Air France Bowing to Employee / Union Demands

The drama of Air France’s financial situation and internal management problems is nothing new to our readers.
The carrier stated back in 2014 that it was taking drastic measures to rectify the financial bleeding with staff cuts, fleet reductions and other means. Now the management took a step backward. Focusing on growth instead of lowering expenditures to become globally competitive is the name of AF’s new game.

AF chief Alexandre de Juniac moves away from restructuring measures, focuses on growth  -  source: AF
AF chief Alexandre de Juniac moves away from restructuring measures, focuses on growth - source: AF

In order to get things moving forward, the carrier’s management tried to convince the cockpit and cabin crews to accept drastic cuts in benefits. Two years ago, the airline stated pretentiously that if the flight crew were not cooperative, then they would have to revert to what they termed as “Plan-B.” The unions went onto the barricades towards the end of last year by refusing this plan and talks between them and the management ended up with management representatives being bodily attacked by outraged union members.

The unions claim Plan-B is off the table
Now, however, in contrast to their previous announcements, the management has obviously pressed the reset key, giving up original savings and restructuring plans to cure the ailing airline. At least this is what Reuters News Agency informs when quoting internal Air France union sources. The Reuters report states that Air France has agreed to drop its “Plan-B” which would come into effect if the pilots did not agree to the management’s terms: which they did not up to now!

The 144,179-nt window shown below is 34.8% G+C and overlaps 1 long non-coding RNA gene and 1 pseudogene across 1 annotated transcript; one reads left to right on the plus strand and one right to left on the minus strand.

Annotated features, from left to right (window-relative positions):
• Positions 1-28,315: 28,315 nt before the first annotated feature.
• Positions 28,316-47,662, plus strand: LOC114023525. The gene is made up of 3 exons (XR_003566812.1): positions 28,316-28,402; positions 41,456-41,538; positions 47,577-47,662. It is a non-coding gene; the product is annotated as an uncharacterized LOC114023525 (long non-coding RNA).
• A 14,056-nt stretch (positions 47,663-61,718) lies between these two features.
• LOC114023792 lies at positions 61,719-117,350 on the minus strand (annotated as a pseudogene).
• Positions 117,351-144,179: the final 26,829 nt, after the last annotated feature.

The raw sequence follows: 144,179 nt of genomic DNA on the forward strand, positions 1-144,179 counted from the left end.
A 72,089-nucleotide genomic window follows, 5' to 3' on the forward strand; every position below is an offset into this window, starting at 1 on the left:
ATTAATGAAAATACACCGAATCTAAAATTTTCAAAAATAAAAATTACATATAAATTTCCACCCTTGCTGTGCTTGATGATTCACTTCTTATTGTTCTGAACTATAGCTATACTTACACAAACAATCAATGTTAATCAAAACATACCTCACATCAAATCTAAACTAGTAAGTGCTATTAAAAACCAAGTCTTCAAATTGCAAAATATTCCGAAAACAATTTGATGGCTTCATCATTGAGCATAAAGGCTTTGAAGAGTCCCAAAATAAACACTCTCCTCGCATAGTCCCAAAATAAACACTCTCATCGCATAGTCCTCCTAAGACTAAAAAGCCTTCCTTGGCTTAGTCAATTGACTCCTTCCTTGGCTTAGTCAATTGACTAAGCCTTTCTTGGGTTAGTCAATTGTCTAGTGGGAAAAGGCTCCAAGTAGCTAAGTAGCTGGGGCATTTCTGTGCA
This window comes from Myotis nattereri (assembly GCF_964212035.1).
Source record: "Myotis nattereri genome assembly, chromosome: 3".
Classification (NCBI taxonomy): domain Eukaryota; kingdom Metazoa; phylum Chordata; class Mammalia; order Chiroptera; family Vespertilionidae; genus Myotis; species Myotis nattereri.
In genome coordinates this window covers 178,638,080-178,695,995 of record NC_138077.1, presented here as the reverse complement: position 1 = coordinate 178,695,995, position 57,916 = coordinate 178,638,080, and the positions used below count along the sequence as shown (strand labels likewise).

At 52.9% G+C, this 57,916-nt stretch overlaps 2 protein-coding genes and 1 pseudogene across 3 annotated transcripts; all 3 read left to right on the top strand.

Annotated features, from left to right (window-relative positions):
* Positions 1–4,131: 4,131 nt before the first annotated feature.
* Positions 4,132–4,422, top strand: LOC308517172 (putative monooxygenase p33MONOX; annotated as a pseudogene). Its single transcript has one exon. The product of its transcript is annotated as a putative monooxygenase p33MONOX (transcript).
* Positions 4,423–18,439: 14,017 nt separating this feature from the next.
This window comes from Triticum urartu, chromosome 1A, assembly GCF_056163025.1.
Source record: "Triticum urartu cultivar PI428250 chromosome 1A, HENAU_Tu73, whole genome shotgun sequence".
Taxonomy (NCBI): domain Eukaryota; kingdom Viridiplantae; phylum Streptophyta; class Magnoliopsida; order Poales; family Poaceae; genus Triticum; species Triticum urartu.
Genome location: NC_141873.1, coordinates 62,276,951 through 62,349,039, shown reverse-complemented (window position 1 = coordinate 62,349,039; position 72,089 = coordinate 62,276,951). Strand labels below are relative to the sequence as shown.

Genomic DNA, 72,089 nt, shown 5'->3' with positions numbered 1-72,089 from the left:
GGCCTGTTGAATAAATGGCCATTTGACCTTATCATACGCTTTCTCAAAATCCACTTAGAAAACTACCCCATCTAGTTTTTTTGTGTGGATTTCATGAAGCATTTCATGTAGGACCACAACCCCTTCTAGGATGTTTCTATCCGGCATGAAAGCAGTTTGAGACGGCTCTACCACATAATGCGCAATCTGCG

So! – where’s the catch?
The new planning which is being outlined by Air France and which has been presented to the carrier’s workers council says that Air France will target growth in its long-haul network as of 2017.
What they’ll target, and how, is not revealed.
One can only assume at the present time that the French national carrier will aim at cutting long-haul routes even further and start laying off crews.
This seems apparent considering that the statement says that “the measures are conditional on greater productivity efforts from pilots and cabin crew.”

If they don’t tag along - then it’s back to square one!

The carrier also announced that 2015 would show an operating profit for the first time since 2008 and that it is planned that net investments in the airline would exceed EUR 1 billion by 2020.

 Back to Plan-B and musical chairs?

John Mc Donagh

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